Floyd was arrested. Mr Goines wrote that the decision was made not to arrest the other man, who was not identified, in an “attempt to further the narcotic trafficking in this area”. His meaning was unclear, but it likely meant that Mr Goines was using the man as a confidential informant.
Floyd fought the charges. For more than five months, the case was rescheduled and delayed. Prosecutors then offered Floyd two years in prison in exchange for a guilty plea, but he declined the offer. He ultimately pleaded guilty in exchange for a sentence of 10 months.
“It was reset time after time after time, which may suggest that Floyd was insistent that it didn’t happen,” said Bob Wicoff, Mr Mallet’s lawyer and the chief of the post-conviction division of the Harris County Public Defender’s Office, which represents others fighting convictions in cases handled by Mr Goines.
Tera Brown, a cousin of Floyd’s who was raised with him in Houston, said she was happy Ms Ogg was reviewing the 2004 arrest.
“I do think he was innocent in that case,” Ms Brown said. “I’m also looking into that issue and trying to get some resolve.”
After Floyd’s release from jail following the 2004 arrest, it was not long before he got into trouble again. He was arrested in 2008 for his role in a home-invasion robbery. A group of men forced their way into a home seeking drugs and money, and one of the victims “tentatively identified” Floyd as the man who pointed a pistol at her abdomen, according to court documents.
Floyd pleaded guilty to aggravated robbery with a deadly weapon. After serving four years in state prison, Floyd was released in 2013.
Ms Brown, Floyd’s cousin who grew up with him, said the 10 months her cousin spent in jail after his arrest by Mr Goines had a lingering effect on him and his relatives.
“I know it impacted him and it impacted the family because he was away, and nobody wants to be locked away in jail for something that they didn’t do,” Ms Brown said. “There were some important holiday and birthday events he missed because he wasn’t with the family.”
After his release from an East Texas prison in 2013, Floyd returned to Houston and started rebuilding his life — reconnecting with his children, getting involved in church and speaking out against crime and violence in the 3rd Ward.
“His story is a redemption story,” said Patrick Ngwolo, the pastor of Resurrection Houston, a church that Floyd worked with to organise basketball court services. “He was telling the folk who were on the streets — he was a father figure to them and telling them, ‘Hey, this is not the way. We’re trying to do something different'. He was convincing some of them that there was a better way to do it, and he was living proof that you could do it.”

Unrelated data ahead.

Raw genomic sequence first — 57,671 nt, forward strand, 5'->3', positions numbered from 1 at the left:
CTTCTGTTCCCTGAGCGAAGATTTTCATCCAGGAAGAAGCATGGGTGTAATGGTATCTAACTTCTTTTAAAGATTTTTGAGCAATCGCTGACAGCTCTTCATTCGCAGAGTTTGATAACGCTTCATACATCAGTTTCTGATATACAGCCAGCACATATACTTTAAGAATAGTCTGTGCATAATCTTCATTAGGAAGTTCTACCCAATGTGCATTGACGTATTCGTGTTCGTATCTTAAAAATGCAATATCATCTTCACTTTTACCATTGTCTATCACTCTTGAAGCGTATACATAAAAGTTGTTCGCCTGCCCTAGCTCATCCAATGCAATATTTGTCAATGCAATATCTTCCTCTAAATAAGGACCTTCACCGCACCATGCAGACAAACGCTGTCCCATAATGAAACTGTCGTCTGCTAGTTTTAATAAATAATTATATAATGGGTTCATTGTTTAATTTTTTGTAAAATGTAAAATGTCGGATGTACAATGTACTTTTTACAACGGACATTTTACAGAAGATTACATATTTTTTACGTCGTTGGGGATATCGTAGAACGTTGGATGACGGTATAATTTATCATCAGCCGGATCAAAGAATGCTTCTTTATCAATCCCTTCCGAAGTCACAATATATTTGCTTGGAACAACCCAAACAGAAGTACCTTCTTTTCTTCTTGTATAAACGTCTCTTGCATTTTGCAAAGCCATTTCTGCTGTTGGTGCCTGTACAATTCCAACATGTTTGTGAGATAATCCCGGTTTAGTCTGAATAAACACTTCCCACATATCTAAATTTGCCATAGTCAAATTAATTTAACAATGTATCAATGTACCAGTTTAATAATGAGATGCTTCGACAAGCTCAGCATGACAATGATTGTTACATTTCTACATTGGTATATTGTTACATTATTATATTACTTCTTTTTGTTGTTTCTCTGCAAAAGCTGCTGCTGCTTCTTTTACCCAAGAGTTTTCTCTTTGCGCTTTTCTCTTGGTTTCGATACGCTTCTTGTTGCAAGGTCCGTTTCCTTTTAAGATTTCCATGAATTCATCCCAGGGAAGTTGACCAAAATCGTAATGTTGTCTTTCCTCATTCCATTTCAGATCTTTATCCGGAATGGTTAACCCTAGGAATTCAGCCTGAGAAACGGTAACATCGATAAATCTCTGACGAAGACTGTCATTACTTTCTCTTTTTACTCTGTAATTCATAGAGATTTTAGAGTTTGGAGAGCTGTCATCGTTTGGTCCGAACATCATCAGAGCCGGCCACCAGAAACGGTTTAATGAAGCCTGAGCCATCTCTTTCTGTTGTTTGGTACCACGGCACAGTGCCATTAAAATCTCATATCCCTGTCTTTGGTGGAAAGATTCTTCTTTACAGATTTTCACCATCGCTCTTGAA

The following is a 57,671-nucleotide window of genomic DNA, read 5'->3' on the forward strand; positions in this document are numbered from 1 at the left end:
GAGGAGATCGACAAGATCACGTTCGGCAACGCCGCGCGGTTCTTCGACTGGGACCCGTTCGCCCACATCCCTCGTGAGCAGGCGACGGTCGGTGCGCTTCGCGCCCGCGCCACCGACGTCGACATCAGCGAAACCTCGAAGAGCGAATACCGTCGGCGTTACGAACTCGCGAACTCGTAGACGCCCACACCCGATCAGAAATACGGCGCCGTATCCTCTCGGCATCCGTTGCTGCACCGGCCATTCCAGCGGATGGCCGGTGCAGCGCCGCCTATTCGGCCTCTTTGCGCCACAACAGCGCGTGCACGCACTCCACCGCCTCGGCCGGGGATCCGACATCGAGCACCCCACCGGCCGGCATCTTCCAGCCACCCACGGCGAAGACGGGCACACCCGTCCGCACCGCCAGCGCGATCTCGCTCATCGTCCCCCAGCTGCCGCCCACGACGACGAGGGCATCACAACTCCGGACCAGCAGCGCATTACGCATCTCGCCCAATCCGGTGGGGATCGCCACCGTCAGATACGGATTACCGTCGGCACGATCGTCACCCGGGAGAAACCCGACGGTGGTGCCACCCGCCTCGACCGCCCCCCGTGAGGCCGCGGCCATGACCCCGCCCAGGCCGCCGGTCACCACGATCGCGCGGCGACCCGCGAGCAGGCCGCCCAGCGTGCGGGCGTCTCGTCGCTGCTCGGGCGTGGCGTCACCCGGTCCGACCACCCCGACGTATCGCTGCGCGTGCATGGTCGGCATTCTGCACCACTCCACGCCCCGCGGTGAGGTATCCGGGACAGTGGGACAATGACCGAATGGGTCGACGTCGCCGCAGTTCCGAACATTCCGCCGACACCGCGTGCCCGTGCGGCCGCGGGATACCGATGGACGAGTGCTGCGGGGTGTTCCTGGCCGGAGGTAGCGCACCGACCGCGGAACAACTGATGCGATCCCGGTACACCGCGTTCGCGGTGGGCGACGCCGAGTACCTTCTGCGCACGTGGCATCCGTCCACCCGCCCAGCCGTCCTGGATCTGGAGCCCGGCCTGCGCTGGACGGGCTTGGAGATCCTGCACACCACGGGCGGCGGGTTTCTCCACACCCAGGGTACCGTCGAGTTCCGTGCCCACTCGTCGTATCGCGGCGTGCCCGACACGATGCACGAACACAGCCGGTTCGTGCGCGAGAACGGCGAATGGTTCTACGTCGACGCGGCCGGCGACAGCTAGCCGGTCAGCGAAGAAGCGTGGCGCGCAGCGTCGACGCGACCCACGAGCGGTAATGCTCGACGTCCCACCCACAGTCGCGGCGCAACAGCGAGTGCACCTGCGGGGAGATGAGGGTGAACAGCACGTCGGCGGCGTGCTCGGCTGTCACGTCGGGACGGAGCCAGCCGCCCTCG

Overall, prosecutors intend to dismiss the cases of 151 people whose convictions relied on evidence from Mr Goines, if the criminal appeals court approves, and more dismissals are likely as the investigation continues.
Lawyers said it was not surprising that people had pleaded guilty to crimes they may not have committed. According to court documents, Mr Mallet said that while he was in jail, he rejected an early plea offer because he did not want to lie and say he was guilty, and that he eventually pleaded guilty because he wanted to get out of jail and would receive credit for time served as part of the deal.
“What are they supposed to do, when it’s one officer against you, and the officer says that’s what happened, and you say: ‘No, it’s not’?” said Celeste Blackburn, who represented another defendant whose conviction was overturned in the review of Mr Goines’ cases.
No one has determined whether Floyd’s arrest was improper. Houston prosecutors last year notified Floyd and his lawyer from the 2004 case that Mr Goines was under criminal investigation, but Floyd probably did not receive the letter. It was sent to an old Houston address and he had already moved to Minneapolis, and his lawyer had died in 2015. Ms Ogg said that prosecutors would likely have agreed to throw out his conviction had Floyd contacted them.
“Gerald Goines was the only witness to the alleged crime,” Ms Ogg said. “And we’ve already determined that Gerald Goines’ credibility is bad, that he’s a liar and that we know he frames people for crimes.”
New York Times
Register for free to continue reading
Registration is a free and easy way to support our truly independent journalism
By registering, you will also enjoy limited access to Premium articles, exclusive newsletters, commenting, and virtual events with our leading journalists
Already have an account? sign in
Join our new commenting forum
Join thought-provoking conversations, follow other Independent readers and see their replies